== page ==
During the winter (November through March) a number of hotels offer a midweek promotion: 3 nights for the price of 2, if you arrive on Sunday, Monday or Tuesday. Bookings can only be made through Bruges, Warm Winter Cheer [38]

Next to the numerous hotels and hostels that dot the city, there is also the nice option of choosing one of the little bed and breakfast such as:

  • De Wilde Wingerd, Elf julistraat 37 (In the quiet historical part of the city), +32 475 59 51 49, [41]. checkin: 12h00; checkout: 10h00. Opened recently, and gives excellent value for money. They can host up to 11 people, ideal for families, ask to cook you their lobster meal 70-140€.  edit
  • Hotel 't Zand, 't Zand 21, [42]. checkin: 15.00; checkout: 11.00. Hotel 't Zand is a small hotel with 19 rooms, which is situated in the very heart of unique Bruges. It is easily reached via the E40 (exit8) and you will find the hotel right opposite the main exit of the underground car-park "' t Zand". 105.  edit
  • Hotel Floris Karos (Hotel Floris Karos), Hoefijzerlaan 37 B-8000 Bruges, 00 32 50 34 14 48, [43]. The 3 star Floris Karos hotel in Bruges is located a few minutes away from Bruges' ancient market square. 59.  edit
  • Snuffel Backpacker Hostel, Ezelstraat 47-49, 8000 Bruges, Belgium, +32 (0)50 333133, [44]. checkout: 10AM. Snuffel Sleep Inn is friendly, a straight line from the central Markt and cheap. Breakfast is included and cheap internet available, with free wifi. And the bunk beds have ladders. €15.  edit
  • Walwyck Hotel Brugge, Leeuwstraat 8 (next to Leeuwebrug), +32 50 616360, [45]. checkin: 2.00 PM; checkout: 12.00AM. The hotel is situeted whitin the oldest ramparts of the medieval city at 1.30 min walking distance from the market and the belfry, in the heart of the city, but in the middle of a green area. Double: €100, Single: €90 (Breakfast and taxes included).  edit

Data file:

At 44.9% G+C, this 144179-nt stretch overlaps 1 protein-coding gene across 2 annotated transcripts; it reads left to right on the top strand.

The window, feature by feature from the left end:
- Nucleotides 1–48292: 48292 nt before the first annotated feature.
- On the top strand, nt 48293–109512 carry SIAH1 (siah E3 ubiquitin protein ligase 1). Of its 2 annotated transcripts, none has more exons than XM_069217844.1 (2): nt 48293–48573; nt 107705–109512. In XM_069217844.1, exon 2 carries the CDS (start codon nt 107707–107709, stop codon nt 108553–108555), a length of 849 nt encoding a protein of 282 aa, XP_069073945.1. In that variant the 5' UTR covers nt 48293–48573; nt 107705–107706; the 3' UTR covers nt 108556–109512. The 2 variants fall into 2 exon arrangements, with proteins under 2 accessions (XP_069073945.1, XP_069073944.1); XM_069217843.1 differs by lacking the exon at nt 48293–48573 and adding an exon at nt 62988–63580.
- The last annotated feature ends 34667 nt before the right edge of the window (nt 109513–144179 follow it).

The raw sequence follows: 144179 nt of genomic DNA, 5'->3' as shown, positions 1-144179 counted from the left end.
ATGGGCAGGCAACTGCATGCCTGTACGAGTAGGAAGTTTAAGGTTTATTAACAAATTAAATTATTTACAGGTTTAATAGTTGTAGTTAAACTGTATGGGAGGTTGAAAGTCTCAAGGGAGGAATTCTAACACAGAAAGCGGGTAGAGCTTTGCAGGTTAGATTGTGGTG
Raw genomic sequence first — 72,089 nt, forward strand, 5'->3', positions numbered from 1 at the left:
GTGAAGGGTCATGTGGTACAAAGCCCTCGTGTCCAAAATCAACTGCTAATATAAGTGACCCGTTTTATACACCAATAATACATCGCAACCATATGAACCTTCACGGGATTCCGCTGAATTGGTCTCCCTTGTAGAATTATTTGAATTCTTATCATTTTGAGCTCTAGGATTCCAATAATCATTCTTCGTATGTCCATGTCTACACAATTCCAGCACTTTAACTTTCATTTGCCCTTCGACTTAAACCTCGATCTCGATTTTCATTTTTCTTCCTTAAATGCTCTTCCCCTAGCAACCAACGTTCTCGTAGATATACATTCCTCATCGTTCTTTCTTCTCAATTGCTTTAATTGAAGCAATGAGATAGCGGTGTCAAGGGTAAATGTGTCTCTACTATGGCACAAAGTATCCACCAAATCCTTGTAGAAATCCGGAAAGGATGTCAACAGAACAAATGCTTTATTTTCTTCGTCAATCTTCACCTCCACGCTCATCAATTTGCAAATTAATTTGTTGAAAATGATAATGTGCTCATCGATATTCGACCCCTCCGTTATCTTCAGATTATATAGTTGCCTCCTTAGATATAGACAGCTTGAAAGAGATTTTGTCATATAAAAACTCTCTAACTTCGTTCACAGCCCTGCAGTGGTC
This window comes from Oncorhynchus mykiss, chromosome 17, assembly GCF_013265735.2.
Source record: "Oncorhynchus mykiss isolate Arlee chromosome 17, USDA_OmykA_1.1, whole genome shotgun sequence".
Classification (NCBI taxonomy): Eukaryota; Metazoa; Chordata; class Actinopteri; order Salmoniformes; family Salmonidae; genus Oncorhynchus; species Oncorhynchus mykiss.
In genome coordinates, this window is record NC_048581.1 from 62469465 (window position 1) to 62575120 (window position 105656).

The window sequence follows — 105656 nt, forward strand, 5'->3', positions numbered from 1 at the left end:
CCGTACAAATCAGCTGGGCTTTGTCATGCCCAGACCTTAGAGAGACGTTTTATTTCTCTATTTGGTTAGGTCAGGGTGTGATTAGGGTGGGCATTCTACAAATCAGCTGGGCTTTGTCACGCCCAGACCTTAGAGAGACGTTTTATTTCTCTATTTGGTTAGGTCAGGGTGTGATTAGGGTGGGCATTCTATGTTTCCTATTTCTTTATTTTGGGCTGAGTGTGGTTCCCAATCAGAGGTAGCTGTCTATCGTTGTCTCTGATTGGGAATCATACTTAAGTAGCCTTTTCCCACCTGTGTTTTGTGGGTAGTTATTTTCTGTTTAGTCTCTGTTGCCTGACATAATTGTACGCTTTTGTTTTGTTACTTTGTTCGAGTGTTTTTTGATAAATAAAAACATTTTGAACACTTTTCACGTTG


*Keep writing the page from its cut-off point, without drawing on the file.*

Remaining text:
• Vrienden op de Fiets, 14 addresses for members making a cycling or walking tour through Belgium, [
  • Art Hostel Brugge, Low Budget hostel Bruges - group accommodation [46]

Get out

The most popular day trips from Brugge are to Antwerp, Ghent, Ieper, Oostende, and Damme.

  • Damme is a small village near Brugge. Some of the riverboats go there on a half-day cruise. It's a very scenic trip, the landscapes are picturesque, and the village of Damme even more so. One can also go there by bike (special route) and by local bus. It takes about 15 minutes by bus and an hour by boat.
  • Ieper (Ypres) is an important site of Great War battles, cemeteries, monuments and traditions such as the Last Post (every evening). Very popular among old veterans and young boys interested in wars. About one hour by train, and a very scenic ride.
  • Oostende is the monumental beach resort which king Leopold II (1865-1909) built before his attention turned to destroying inner-city Brussels to build his new capital. The quintessential cosmopolitan 19th century beach resort, full of endearing villas that have been classified as official monuments. About 20 minutes by train.
  • Close by, about 10 minutes by tram towards Raversijde, you can find the Atlantic Wall[47], two kilometers of trenches and galleries dating from both World Wars.
  • Antwerp and Ghent are great tourist destinations in their own right.
This is a usable article. It has information for getting in as well as some complete entries for restaurants and hotels. An adventurous person could use this article, but please plunge forward and help it grow!

1911 encyclopedia

Up to date as of January 14, 2010
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From LoveToKnow 1911

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Up to date as of January 15, 2010

Definition from Wiktionary, a free dictionary



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Proper noun




  1. Capital city of the province of West Flanders, Belgium.



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Proper noun

Bruges m.

  1. Bruges